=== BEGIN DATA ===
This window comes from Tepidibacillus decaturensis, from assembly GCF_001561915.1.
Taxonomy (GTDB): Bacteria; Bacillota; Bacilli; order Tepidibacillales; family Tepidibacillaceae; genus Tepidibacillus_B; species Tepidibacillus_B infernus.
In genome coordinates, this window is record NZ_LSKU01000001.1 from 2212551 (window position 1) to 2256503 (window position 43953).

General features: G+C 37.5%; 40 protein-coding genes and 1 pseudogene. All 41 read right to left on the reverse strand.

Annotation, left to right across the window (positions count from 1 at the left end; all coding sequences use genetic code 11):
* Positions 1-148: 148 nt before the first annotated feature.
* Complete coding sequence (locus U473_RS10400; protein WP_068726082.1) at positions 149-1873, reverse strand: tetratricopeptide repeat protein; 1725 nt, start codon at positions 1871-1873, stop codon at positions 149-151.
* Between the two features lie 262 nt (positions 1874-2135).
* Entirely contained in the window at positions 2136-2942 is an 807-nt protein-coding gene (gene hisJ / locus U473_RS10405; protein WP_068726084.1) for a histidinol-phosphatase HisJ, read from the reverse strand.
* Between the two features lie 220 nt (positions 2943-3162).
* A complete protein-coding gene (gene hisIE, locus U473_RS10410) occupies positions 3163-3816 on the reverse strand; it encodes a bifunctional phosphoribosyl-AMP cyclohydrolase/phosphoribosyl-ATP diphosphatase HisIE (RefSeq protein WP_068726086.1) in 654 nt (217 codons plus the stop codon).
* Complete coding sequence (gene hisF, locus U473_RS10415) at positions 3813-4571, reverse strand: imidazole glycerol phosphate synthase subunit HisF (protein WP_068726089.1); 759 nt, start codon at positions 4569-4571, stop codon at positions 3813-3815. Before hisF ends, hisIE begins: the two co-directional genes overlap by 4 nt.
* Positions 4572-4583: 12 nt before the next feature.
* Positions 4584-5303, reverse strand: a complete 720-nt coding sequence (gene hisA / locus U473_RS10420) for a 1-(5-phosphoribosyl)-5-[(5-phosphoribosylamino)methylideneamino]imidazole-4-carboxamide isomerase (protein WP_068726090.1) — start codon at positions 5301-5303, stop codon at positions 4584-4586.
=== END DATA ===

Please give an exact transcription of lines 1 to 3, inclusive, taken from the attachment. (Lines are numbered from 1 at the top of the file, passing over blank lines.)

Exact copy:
This window comes from Tepidibacillus decaturensis, from assembly GCF_001561915.1.
Taxonomy (GTDB): Bacteria; Bacillota; Bacilli; order Tepidibacillales; family Tepidibacillaceae; genus Tepidibacillus_B; species Tepidibacillus_B infernus.
In genome coordinates, this window is record NZ_LSKU01000001.1 from 2212551 (window position 1) to 2256503 (window position 43953).